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How economic sanctions and export controls are changing business

The international response to conflicts in Europe has resulted in the most sweeping sanctions and embargoes ever levied against major powers.

Individuals, companies and entire industries have been targeted, expanding the risk for companies, including those that may normally have limited exposure to sanctions and export controls.

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Other major policy changes by US agencies in 2022 also have wide-reaching implications:


  • Regulations targeting semiconductor and supercomputer development have broadened the definitions for products and equipment subject to export controls, including new rules restricting certain types of transactions even when no US goods, software or technology is involved.
  • Laws to prevent forced labor have instituted a “rebuttable presumption” that importation of goods from certain regions is prohibited, creating an expectation that importers review their supply chains.
  • New enforcement initiatives regarding US anti-boycott laws, which are intended to prevent cooperation with foreign unsanctioned boycotts, have enhanced penalties. This change in approach is significant given that these laws have been in effect for decades with little regulatory update or attention.


Companies must consider and actively monitor the following:


  • Parties involved, even indirectly, in their transactions
  • Places where parties operate and the origins and destinations of goods
  • Products that may be subject to specific restrictions or controls
  • Purposes for which those products may be used
  • Payments to and from third parties resulting from the transaction

How should company leadership respond?

  • Take action to prevent future issues

“Companies should act now in anticipation of escalating enforcement,” says Matthew Nielsen, a partner on Bracewell LLP’s government enforcement and investigations team in Dallas, Texas. “While a comprehensive approach is necessary, targeted efforts to address high-risk operations can help companies avoid potential pitfalls that have resulted in violations and fines in the past.”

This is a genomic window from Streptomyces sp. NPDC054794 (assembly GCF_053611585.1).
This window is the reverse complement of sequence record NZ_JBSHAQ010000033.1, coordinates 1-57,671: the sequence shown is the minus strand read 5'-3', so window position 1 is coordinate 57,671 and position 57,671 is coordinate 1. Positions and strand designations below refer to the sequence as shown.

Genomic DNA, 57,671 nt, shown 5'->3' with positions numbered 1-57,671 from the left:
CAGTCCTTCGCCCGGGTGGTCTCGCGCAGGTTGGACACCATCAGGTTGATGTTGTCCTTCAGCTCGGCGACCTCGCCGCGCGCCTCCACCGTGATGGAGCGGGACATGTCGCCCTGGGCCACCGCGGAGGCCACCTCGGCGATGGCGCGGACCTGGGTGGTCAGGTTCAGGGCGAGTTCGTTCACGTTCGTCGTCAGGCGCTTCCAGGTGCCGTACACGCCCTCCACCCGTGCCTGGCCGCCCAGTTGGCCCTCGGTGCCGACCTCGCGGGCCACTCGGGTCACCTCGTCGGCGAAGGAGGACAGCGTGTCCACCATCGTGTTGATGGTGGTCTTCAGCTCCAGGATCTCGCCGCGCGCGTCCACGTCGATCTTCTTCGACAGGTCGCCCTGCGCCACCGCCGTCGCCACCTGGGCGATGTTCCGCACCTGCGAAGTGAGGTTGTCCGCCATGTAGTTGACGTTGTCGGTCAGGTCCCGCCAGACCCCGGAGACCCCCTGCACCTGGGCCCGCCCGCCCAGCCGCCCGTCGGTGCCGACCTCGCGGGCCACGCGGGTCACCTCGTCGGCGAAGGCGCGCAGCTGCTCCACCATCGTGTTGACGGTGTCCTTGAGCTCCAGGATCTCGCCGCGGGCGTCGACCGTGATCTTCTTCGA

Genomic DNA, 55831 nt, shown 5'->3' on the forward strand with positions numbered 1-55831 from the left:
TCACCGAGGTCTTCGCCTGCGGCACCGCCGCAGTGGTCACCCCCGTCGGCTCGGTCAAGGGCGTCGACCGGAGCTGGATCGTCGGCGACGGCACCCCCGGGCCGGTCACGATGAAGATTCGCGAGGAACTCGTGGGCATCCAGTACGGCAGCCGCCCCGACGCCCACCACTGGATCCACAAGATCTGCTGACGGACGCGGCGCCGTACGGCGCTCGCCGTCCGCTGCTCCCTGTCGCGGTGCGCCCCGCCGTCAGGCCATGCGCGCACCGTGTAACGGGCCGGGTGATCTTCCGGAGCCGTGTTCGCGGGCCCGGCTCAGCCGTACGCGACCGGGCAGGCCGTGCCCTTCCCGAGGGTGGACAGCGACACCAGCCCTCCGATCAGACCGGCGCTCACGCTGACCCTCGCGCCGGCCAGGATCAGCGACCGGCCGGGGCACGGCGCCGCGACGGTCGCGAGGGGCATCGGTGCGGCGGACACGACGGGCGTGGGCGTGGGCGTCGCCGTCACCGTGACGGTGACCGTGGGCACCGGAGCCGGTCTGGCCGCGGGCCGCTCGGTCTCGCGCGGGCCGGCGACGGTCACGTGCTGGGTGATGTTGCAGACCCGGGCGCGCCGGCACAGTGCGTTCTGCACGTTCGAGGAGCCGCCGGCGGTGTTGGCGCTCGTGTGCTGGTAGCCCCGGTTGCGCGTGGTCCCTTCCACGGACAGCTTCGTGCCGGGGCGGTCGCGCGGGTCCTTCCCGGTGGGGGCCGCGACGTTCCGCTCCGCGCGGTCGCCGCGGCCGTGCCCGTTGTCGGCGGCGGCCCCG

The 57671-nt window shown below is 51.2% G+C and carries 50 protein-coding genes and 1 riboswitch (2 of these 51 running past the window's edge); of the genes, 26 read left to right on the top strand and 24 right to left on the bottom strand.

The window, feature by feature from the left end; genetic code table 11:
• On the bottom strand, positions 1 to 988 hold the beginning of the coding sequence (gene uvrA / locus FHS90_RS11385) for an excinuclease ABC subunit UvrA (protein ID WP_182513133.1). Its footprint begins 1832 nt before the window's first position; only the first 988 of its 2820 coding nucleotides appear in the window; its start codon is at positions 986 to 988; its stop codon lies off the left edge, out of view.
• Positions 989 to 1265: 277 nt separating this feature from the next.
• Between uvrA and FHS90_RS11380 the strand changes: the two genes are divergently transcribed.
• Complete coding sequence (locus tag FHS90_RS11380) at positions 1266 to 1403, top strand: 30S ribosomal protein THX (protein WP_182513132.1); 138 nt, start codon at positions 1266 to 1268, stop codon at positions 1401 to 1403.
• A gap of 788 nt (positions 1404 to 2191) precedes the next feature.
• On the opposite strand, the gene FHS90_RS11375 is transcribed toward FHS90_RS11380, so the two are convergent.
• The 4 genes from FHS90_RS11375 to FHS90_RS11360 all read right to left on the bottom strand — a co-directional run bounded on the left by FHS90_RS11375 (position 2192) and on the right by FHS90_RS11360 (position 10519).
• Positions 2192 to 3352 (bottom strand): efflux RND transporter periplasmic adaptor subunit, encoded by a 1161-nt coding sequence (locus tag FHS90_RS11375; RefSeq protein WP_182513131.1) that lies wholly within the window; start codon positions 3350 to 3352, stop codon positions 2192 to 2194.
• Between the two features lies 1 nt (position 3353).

A critical step in this process, often omitted, is performing risk assessments, evaluating the company’s unique business environment against the five aspects listed above. Overseas operations pose a heightened risk, especially if operating relatively independently.

Existing procedures and controls should also be periodically reevaluated against new risks and rules changes. Systems frequently do not work as originally designed. Periodic assessment, including independent assessment, can help determine that automated controls, screening algorithms and transaction monitoring are up to date and functioning as intended.

  • Detect and remediate potential violations

Regulators closely scrutinize how company leaders detect and respond to potential violations. Potential violations may be due to malfeasance, such as a case where employees colluded to establish intermediary companies to divert shipments, or simple negligence, such as when data errors result in inaccurate or incomplete screening results.

Today’s advanced data analytical tools, such as EY Virtual, now allow for consolidation of disparate data sources to flag indicators of diversion or reveal indirect relationships. However, at times, on-the-ground interviews and investigation remain the most effective means in bringing violations to light.

Jeff Ferguson and Bryan Schillinger also contributed to this article.


When violations do occur, it is essential that leadership adequately investigate the matter, identify root causes of the violation, implement remedial measures to prevent similar violations in the future, including appropriate discipline of the offending personnel, and incorporate “lessons learned” from the incident into their compliance programs.

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